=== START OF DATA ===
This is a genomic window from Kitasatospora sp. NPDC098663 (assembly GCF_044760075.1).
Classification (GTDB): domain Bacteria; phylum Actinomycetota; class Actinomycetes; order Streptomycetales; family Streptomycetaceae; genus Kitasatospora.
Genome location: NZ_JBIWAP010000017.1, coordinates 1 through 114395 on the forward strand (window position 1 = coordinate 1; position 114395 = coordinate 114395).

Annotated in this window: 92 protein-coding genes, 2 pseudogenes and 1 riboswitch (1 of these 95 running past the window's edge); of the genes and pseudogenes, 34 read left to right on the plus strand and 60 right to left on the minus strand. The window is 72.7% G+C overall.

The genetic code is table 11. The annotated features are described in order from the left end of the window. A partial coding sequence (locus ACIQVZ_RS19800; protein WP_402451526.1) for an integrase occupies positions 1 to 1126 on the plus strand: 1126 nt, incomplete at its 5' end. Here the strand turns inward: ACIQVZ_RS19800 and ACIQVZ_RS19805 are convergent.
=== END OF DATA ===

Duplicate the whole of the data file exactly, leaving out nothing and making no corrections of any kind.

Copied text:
This is a genomic window from Kitasatospora sp. NPDC098663 (assembly GCF_044760075.1).
Classification (GTDB): domain Bacteria; phylum Actinomycetota; class Actinomycetes; order Streptomycetales; family Streptomycetaceae; genus Kitasatospora.
Genome location: NZ_JBIWAP010000017.1, coordinates 1 through 114395 on the forward strand (window position 1 = coordinate 1; position 114395 = coordinate 114395).

Annotated in this window: 92 protein-coding genes, 2 pseudogenes and 1 riboswitch (1 of these 95 running past the window's edge); of the genes and pseudogenes, 34 read left to right on the plus strand and 60 right to left on the minus strand. The window is 72.7% G+C overall.

The genetic code is table 11. The annotated features are described in order from the left end of the window. A partial coding sequence (locus ACIQVZ_RS19800; protein WP_402451526.1) for an integrase occupies positions 1 to 1126 on the plus strand: 1126 nt, incomplete at its 5' end. Here the strand turns inward: ACIQVZ_RS19800 and ACIQVZ_RS19805 are convergent.